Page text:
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Islam under the Rule of Law in Europe: How Consistent Is the Human Rights Test?

Marie-Claire Foblets
Department of Law & Anthropology, Max Planck Institute for Social Anthropology, 06114 Halle, Germany
Religions 2021, 12(10), 857;
Submission received: 3 August 2021 / Revised: 30 August 2021 / Accepted: 31 August 2021 / Published: 12 October 2021


This contribution draws attention to human rights as an instrument of justice to deal with requests that are either made directly or may prove indirectly to be relevant to Muslims who claim the protection of freedom of religion and faith in contemporary European societies. The analysis is distributed over two distinct but complementary illustrations of such claims. The position defended here is that the key to a successful multicultural society lies in enabling adherents of all religions and beliefs, and thus also Muslims, to participate to the same extent, fully and actively, in social life, both as citizens and as private individuals. The challenge lies in finding the balance between looking after the interests of the majority society and meeting the needs and wishes of minority groups and communities, including those communities that are perceived to be ‘new’.

1. Introduction

European societies have, in just half a century, become more explicitly multicultural as a result of a number of decisive political and social developments, both within their societies and on an international scale. There is every indication that this trend will continue in the coming years, not least as a consequence of international waves of migration that can appear today to have become a structural feature of globalisation. European welfare states continue to attract newcomers in the hundreds of thousands each year, an increasing number of whom are Muslims. This brings me to the topic that is at the core of this contribution: the ever more prominent presence of Muslim minorities across Europe brings with it new challenges, not least in law: not only legislators but public administrations, judges, school principals, heads of care institutions and employers more generally are also called upon to address the question of the extent to which the law, as it stands, offers the appropriate solution to the claims made by persons who, in concrete situations, expect their religious belief to be taken into account. This question, in turn, raises a number of burning issues. One such issue is the need for decision-makers to gain the necessary knowledge about Islam and about the way this knowledge might prove relevant for ensuring that the legislation and/or policy that applies to them continues to be suitable. Another issue has to do with an important development in this area, namely, the observation that for several years now, there has been an increasing tendency to invoke human rights as a corrective to existing policies and legislation. The question, however, is how structural and sustainable that corrective can be. In some cases, human rights make it possible to create space for religious minorities, while in other cases, they are also accompanied by significant limitations, and it is not always clear why the pendulum swings once in one direction, once in the other.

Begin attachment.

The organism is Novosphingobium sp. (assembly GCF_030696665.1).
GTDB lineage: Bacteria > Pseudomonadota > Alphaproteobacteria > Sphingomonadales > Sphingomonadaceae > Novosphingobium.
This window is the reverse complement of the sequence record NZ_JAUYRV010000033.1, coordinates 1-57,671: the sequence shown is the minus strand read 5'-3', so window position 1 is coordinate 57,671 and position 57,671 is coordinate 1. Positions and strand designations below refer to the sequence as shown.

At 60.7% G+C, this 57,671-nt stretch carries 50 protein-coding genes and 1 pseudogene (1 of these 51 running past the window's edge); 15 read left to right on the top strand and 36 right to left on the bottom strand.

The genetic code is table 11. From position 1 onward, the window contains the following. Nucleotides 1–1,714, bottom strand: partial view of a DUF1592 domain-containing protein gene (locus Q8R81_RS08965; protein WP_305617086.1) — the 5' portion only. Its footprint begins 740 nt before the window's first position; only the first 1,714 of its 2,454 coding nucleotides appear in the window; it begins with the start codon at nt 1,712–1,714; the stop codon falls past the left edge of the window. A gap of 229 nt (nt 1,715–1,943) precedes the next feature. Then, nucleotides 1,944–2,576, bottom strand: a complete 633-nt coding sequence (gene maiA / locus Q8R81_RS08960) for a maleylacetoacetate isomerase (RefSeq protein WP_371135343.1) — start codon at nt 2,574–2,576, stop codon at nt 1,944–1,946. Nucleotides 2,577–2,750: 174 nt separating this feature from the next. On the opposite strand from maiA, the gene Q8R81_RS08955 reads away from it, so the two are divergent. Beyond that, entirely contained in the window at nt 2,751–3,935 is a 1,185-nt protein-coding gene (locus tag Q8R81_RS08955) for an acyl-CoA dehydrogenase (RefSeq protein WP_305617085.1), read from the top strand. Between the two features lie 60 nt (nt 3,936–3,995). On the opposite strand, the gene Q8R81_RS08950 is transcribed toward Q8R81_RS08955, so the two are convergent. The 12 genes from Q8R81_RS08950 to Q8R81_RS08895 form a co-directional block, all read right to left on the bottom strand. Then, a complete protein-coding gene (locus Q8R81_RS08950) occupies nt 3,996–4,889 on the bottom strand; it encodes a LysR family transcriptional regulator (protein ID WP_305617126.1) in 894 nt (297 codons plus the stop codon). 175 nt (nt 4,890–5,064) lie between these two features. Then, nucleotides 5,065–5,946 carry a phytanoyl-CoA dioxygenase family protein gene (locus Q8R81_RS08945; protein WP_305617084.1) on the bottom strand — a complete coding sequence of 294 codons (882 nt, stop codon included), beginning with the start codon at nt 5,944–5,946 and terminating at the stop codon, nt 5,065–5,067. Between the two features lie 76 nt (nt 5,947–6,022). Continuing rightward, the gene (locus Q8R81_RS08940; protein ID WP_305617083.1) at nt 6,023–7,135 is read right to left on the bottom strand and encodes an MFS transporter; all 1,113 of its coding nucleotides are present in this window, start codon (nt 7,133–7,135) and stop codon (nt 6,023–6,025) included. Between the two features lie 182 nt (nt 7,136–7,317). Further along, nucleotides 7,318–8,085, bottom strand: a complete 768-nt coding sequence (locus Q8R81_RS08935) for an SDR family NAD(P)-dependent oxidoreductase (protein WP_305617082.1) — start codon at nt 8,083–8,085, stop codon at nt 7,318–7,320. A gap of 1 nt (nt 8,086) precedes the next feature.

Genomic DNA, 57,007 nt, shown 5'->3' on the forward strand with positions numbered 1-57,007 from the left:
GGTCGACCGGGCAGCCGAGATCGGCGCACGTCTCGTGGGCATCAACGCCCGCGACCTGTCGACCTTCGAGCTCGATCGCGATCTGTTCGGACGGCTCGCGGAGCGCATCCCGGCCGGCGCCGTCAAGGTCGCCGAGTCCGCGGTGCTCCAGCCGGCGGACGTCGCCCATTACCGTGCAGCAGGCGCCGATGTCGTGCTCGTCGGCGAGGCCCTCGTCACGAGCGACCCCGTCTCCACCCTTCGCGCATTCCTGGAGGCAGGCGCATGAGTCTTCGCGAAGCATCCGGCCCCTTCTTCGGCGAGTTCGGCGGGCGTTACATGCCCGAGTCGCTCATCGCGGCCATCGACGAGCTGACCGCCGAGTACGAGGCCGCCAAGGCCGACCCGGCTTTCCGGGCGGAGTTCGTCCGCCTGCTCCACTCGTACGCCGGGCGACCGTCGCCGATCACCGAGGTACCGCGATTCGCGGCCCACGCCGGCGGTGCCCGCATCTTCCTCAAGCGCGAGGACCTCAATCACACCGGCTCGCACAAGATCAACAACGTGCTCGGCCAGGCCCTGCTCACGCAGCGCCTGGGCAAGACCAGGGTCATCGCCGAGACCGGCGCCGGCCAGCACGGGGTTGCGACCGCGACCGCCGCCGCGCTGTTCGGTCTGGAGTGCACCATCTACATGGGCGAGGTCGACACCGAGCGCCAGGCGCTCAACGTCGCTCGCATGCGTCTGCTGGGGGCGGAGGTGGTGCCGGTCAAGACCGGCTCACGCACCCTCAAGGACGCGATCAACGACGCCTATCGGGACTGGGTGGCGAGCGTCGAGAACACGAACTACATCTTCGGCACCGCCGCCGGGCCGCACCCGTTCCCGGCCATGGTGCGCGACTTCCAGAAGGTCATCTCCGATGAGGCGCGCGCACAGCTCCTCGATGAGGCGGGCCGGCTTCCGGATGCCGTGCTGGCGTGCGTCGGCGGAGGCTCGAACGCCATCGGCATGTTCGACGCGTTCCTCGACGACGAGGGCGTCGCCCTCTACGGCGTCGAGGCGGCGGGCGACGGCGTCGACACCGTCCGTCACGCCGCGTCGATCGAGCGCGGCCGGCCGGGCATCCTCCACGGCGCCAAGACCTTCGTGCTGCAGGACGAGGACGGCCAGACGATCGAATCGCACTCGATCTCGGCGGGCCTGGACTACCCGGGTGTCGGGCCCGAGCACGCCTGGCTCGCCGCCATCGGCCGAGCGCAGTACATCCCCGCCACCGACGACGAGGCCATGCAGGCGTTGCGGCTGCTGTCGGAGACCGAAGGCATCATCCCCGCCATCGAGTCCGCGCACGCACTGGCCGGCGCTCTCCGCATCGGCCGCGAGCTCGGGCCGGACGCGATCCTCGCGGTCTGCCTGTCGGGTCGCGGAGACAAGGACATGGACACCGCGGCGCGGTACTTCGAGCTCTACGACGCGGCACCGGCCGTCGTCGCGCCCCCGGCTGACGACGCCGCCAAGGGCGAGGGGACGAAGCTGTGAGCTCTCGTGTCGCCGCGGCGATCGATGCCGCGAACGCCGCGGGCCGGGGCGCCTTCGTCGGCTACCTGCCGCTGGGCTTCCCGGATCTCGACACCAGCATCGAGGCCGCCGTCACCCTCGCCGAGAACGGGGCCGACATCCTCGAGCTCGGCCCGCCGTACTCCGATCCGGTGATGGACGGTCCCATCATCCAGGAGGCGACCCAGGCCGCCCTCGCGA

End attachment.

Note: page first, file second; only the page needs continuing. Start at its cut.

In this contribution, I draw attention to human rights as an instrument of justice used to deal with requests that are either made directly or may prove indirectly to be relevant to Muslims who claim the protection of their freedom of religion and faith in contemporary European multicultural society. I have broken down my analysis into two distinct but complementary illustrations of such claims. By way of conclusion, I will return to the critical question of consistency in the way human rights are put at the service of justice when it comes to the protection of Islam and its believers in Europe.

2. Human Rights as Guarantor of Minority Protection in Contemporary Multicultural Europe

Human rights play a central role today in pursuing a balance between, on the one hand, safeguarding individual freedom, including the freedom of religion and belief and, on the other hand, the protection of other basic values that are considered to be a higher priority in a democratic state governed by the rule of law. Such a balance is often difficult to find, as the illustrations below will hopefully show. The illustrations are drawn from case law, domestic as well as international. The illustrations show how difficult it can be for a court to protect values that are claimed to be fundamental and that underlie a democratic society. What should not happen is that protection plays out in a different way depending on which religion is involved: Muslims deserve to feel protected in the same way as are—or are not—other religions and beliefs.
It is the need for consistency that will serve as the common thread through this analysis, which asks the question of whether the law does, in fact, allow much space for individual autonomy when it comes to permitting members of Muslim communities to follow their own norms and values in daily life, in their family lives and, more generally speaking, in those relationships that fall within the broad scope of law.1